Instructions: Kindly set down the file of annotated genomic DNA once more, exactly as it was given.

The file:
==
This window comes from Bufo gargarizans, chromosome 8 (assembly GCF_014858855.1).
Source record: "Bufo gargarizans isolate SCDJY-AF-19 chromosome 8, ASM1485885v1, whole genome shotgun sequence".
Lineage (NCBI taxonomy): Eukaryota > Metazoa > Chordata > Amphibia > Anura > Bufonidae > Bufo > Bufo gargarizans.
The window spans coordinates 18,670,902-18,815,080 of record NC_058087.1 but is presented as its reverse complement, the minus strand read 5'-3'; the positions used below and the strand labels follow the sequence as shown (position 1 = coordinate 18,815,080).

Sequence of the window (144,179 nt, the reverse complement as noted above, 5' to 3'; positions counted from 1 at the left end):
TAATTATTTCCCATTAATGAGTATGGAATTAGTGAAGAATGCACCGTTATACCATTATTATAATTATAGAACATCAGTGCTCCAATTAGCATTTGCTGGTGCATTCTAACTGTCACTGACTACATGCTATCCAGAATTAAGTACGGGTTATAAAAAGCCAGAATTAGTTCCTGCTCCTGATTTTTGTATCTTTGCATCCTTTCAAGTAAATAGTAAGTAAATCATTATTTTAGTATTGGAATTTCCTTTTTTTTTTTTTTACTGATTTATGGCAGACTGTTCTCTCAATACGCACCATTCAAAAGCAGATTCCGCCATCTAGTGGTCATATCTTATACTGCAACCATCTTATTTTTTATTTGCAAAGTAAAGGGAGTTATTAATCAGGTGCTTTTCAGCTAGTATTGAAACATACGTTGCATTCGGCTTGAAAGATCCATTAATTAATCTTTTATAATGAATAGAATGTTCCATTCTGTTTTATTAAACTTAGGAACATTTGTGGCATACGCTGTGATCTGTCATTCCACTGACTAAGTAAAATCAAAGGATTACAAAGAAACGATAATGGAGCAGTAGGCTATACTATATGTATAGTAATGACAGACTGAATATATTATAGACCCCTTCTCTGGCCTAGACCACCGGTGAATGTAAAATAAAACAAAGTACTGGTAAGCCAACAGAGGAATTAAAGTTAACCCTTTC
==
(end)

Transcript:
This window comes from Bufo gargarizans, chromosome 8 (assembly GCF_014858855.1).
Source record: "Bufo gargarizans isolate SCDJY-AF-19 chromosome 8, ASM1485885v1, whole genome shotgun sequence".
Lineage (NCBI taxonomy): Eukaryota > Metazoa > Chordata > Amphibia > Anura > Bufonidae > Bufo > Bufo gargarizans.
The window spans coordinates 18,670,902-18,815,080 of record NC_058087.1 but is presented as its reverse complement, the minus strand read 5'-3'; the positions used below and the strand labels follow the sequence as shown (position 1 = coordinate 18,815,080).

Sequence of the window (144,179 nt, the reverse complement as noted above, 5' to 3'; positions counted from 1 at the left end):
TAATTATTTCCCATTAATGAGTATGGAATTAGTGAAGAATGCACCGTTATACCATTATTATAATTATAGAACATCAGTGCTCCAATTAGCATTTGCTGGTGCATTCTAACTGTCACTGACTACATGCTATCCAGAATTAAGTACGGGTTATAAAAAGCCAGAATTAGTTCCTGCTCCTGATTTTTGTATCTTTGCATCCTTTCAAGTAAATAGTAAGTAAATCATTATTTTAGTATTGGAATTTCCTTTTTTTTTTTTTTACTGATTTATGGCAGACTGTTCTCTCAATACGCACCATTCAAAAGCAGATTCCGCCATCTAGTGGTCATATCTTATACTGCAACCATCTTATTTTTTATTTGCAAAGTAAAGGGAGTTATTAATCAGGTGCTTTTCAGCTAGTATTGAAACATACGTTGCATTCGGCTTGAAAGATCCATTAATTAATCTTTTATAATGAATAGAATGTTCCATTCTGTTTTATTAAACTTAGGAACATTTGTGGCATACGCTGTGATCTGTCATTCCACTGACTAAGTAAAATCAAAGGATTACAAAGAAACGATAATGGAGCAGTAGGCTATACTATATGTATAGTAATGACAGACTGAATATATTATAGACCCCTTCTCTGGCCTAGACCACCGGTGAATGTAAAATAAAACAAAGTACTGGTAAGCCAACAGAGGAATTAAAGTTAACCCTTTC